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    Document Summary
    - Report Published -

    Report Document No. 4
    PUBLICATION YEAR 2004

    Document Title
    Foster Care

    Author
    Virginia Commission on Youth

    Enabling Authority
    30-174

    Executive Summary
    As of 2003 study initiative, the Commission on Youth was asked to monitor the progress and work of the Department of Social Services’ Federal Child and Family Services Review; participate on the Statewide Stakeholders Committee; and analyze foster care payment rates in the Commonwealth. As a result of the study below are finding and recommendations adopted by the Commission on Youth at the November 17, 2003 meeting.

    Finding - Shortage of Family Foster Parents in Virginia

    Both nationwide and in Virginia, there is not only a shortage in the overall number of foster families, but also in foster families with the characteristics and willingness to parent children with certain conditions or needs. Additionally, the Commonwealth has fewer than 5,000 foster family homes (non-relative) for more than 7,900 children each year who need temporary placement. (This does not include emergency or relative homes.) The average stay for children in Virginia foster care is 36 months.

    Recommendation 1

    Request the Department of Social Services to present information to the Commission on Youth on potential ways to address the problem of the shortage for family foster parents in Virginia. Both systemic and financial barriers impacting recruitment and retention of foster families shall be addressed in this study as well as best-practices for utilizing CSA funds to reduce institutional placements. The Department shall report its findings to the Commission on Youth prior to the 2005 General Assembly Session.

    Finding - Benefits to Virginia’s Children of Title IV-E

    Title IV-E eligibility enables localities to receive full reimbursement for the costs of foster care maintenance for eligible and reimbursable children. Maintenance costs paid by localities on behalf of IV-E children are reimbursed from state and federal funds, with each paying approximately one-half of costs incurred. In contrast, localities must pay an average of 35% of the cost of foster care maintenance for children who have not been found eligible for Title IV-E.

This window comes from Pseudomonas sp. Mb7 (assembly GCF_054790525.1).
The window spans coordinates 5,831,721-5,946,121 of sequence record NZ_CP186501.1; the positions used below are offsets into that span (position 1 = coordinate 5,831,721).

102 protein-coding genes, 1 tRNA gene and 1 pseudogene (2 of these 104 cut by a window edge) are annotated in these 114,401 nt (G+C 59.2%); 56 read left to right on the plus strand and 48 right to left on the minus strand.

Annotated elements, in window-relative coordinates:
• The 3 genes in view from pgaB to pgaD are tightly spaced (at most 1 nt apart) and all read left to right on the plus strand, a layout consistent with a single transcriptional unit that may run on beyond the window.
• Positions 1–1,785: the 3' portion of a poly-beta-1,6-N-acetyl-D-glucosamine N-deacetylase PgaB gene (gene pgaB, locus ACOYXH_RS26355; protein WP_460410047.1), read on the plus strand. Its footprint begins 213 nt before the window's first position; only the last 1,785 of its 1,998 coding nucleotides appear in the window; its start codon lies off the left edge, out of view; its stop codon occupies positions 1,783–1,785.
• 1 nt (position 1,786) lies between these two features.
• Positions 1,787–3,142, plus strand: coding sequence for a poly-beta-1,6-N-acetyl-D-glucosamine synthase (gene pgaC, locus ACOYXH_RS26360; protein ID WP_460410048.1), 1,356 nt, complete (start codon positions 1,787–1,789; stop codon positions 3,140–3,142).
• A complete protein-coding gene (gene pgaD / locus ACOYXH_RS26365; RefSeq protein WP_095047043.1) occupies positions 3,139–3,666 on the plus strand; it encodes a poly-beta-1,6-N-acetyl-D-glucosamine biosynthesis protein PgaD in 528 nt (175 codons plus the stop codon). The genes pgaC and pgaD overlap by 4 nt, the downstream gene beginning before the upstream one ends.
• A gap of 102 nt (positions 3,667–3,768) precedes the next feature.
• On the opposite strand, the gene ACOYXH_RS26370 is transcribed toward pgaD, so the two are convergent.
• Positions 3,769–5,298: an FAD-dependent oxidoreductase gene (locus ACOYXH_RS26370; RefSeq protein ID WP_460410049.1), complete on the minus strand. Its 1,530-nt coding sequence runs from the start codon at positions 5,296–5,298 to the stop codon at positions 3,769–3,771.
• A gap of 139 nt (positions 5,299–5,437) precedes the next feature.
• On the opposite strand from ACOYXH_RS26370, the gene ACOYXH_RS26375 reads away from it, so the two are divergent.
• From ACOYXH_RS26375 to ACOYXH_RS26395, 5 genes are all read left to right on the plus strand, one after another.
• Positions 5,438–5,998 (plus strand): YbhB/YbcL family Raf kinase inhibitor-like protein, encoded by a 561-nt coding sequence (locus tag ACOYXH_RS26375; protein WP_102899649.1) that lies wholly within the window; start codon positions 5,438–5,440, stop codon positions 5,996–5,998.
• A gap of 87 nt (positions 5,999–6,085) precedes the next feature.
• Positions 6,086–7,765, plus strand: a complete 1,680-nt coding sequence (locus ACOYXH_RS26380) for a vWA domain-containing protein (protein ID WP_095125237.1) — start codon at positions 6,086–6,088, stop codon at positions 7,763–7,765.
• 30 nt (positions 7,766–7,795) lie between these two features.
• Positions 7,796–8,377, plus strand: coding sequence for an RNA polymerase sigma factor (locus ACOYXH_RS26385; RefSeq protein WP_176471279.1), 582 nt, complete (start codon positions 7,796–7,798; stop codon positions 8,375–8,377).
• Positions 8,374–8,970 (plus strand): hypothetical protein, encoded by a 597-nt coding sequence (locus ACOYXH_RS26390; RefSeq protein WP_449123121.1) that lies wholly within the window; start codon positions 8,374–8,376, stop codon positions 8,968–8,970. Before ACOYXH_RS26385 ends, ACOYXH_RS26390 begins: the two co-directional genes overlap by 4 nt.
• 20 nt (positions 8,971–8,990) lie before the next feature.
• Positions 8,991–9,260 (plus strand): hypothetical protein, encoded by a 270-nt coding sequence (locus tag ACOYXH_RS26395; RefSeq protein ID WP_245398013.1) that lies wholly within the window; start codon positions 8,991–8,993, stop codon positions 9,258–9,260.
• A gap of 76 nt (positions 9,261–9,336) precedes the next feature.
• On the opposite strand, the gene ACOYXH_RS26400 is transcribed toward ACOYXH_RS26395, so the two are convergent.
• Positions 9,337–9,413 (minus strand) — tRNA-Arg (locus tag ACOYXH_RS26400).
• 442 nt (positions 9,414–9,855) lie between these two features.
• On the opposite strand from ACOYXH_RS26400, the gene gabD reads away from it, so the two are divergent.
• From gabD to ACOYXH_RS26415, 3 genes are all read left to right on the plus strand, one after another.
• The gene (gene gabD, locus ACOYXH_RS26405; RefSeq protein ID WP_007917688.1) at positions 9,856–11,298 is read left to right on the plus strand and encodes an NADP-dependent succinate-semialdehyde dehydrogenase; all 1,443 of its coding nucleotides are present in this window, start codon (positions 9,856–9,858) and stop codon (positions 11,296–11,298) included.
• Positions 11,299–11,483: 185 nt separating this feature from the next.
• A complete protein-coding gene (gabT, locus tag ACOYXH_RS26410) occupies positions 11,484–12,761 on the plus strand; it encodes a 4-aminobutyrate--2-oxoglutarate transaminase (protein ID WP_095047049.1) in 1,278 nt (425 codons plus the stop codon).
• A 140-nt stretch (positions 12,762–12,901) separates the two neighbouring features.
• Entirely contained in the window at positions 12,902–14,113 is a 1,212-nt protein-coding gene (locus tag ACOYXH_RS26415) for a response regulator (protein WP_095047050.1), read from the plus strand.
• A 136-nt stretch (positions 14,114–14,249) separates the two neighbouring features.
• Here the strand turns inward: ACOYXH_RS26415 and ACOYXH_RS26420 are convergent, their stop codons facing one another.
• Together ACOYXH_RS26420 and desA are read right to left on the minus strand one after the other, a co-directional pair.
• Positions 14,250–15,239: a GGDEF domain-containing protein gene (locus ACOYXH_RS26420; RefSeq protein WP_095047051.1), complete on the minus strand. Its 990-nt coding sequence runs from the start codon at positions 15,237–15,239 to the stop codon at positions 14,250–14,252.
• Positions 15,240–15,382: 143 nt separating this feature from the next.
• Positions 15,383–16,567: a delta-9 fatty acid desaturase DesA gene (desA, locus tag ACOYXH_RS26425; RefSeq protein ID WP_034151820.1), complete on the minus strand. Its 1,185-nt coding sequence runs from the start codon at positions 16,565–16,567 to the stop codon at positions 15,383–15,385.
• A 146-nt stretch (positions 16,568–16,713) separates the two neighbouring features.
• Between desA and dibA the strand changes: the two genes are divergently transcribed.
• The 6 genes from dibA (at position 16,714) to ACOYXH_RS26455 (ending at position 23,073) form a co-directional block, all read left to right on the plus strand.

Recommendation 2

    Request the Department Of Social Services to continue all efforts to extensively access Title IV-E funding, as well as other applicable federal funds for foster care youth. Such methods may include coordination of agency policies, negotiation of interagency agreements, unbundling of services on claims and integration of data collection and reporting procedures. The Department of Social Services shall report and present information on these efforts to the Commission on Youth prior to the 2005 General Assembly Session.

    Finding - Concurrent Planning in Foster Care

    Concurrent planning is a process used by child welfare staff to efficiently and seamlessly resolve child placement issues. The objectives of concurrent planning are to achieve early permanency for children while decreasing the child’s length of stay in foster care. It also seeks to reduce the number of moves and relationship disruptions children experience in foster care.

    Recommendation 3

    Request the Department of Social Services to compile a work plan to implement statewide concurrent planning as a mechanism to transition children from foster care into permanent placements. The Department of Social Services shall present information on these efforts to the Commission on Youth prior to the 2005 General Assembly Session. The work plan shall address necessary regulatory and policy changes, data-sharing and training issues. The Department shall report its activities and findings to the Commission on Youth prior to the 2005 General Assembly Session.

    Finding - Reimbursement of Foster Families

    Focus groups members from the three localities that participated in the Child and Family Services Federal Review identified the low rate of pay for foster parents as a disincentive to becoming and remaining a foster parent. On average, 60% of the participants indicated the need to spend their own money to pay for basic living expenses. However, child placing agencies pay considerably more than the base rate established for local department of social services’ homes. As a result, many foster parents choose to affiliate themselves with these agencies rather than the local departments. As more foster care is provided by child placing agencies, more state and local funds are spent to reimburse the expenditures of these agencies because Title IV-E cannot be used for all of these expenses. At present, no statistics are available to verify the assumed increase in child placing agency foster care homes but every indication from local agencies is that more and more foster families are choosing to contract with these private agencies than local departments.